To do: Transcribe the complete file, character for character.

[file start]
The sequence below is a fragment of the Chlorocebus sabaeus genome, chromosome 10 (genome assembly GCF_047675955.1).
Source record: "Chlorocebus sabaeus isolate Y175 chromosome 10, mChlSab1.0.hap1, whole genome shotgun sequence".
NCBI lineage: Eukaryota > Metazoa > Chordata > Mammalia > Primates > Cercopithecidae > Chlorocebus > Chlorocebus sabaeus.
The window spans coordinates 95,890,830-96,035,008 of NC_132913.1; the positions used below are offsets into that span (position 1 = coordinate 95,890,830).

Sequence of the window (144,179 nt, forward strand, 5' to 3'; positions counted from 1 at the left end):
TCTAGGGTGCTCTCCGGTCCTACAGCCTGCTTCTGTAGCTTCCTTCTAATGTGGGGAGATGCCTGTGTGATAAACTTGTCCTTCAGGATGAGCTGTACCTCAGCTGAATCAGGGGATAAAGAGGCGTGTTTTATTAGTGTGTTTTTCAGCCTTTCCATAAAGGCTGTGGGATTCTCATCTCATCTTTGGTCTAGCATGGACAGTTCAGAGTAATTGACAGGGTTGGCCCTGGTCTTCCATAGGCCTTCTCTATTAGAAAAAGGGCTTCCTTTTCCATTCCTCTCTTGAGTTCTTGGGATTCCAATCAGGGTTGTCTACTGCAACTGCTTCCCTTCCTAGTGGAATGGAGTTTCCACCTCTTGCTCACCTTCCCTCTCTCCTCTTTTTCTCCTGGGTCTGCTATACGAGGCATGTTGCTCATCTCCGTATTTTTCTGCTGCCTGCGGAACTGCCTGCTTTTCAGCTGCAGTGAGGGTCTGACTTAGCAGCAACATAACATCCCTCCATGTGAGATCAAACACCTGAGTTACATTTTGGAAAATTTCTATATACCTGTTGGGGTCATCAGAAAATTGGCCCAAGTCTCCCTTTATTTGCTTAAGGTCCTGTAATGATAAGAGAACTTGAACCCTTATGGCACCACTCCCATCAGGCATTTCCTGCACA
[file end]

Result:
The sequence below is a fragment of the Chlorocebus sabaeus genome, chromosome 10 (genome assembly GCF_047675955.1).
Source record: "Chlorocebus sabaeus isolate Y175 chromosome 10, mChlSab1.0.hap1, whole genome shotgun sequence".
NCBI lineage: Eukaryota > Metazoa > Chordata > Mammalia > Primates > Cercopithecidae > Chlorocebus > Chlorocebus sabaeus.
The window spans coordinates 95,890,830-96,035,008 of NC_132913.1; the positions used below are offsets into that span (position 1 = coordinate 95,890,830).

Sequence of the window (144,179 nt, forward strand, 5' to 3'; positions counted from 1 at the left end):
TCTAGGGTGCTCTCCGGTCCTACAGCCTGCTTCTGTAGCTTCCTTCTAATGTGGGGAGATGCCTGTGTGATAAACTTGTCCTTCAGGATGAGCTGTACCTCAGCTGAATCAGGGGATAAAGAGGCGTGTTTTATTAGTGTGTTTTTCAGCCTTTCCATAAAGGCTGTGGGATTCTCATCTCATCTTTGGTCTAGCATGGACAGTTCAGAGTAATTGACAGGGTTGGCCCTGGTCTTCCATAGGCCTTCTCTATTAGAAAAAGGGCTTCCTTTTCCATTCCTCTCTTGAGTTCTTGGGATTCCAATCAGGGTTGTCTACTGCAACTGCTTCCCTTCCTAGTGGAATGGAGTTTCCACCTCTTGCTCACCTTCCCTCTCTCCTCTTTTTCTCCTGGGTCTGCTATACGAGGCATGTTGCTCATCTCCGTATTTTTCTGCTGCCTGCGGAACTGCCTGCTTTTCAGCTGCAGTGAGGGTCTGACTTAGCAGCAACATAACATCCCTCCATGTGAGATCAAACACCTGAGTTACATTTTGGAAAATTTCTATATACCTGTTGGGGTCATCAGAAAATTGGCCCAAGTCTCCCTTTATTTGCTTAAGGTCCTGTAATGATAAGAGAACTTGAACCCTTATGGCACCACTCCCATCAGGCATTTCCTGCACA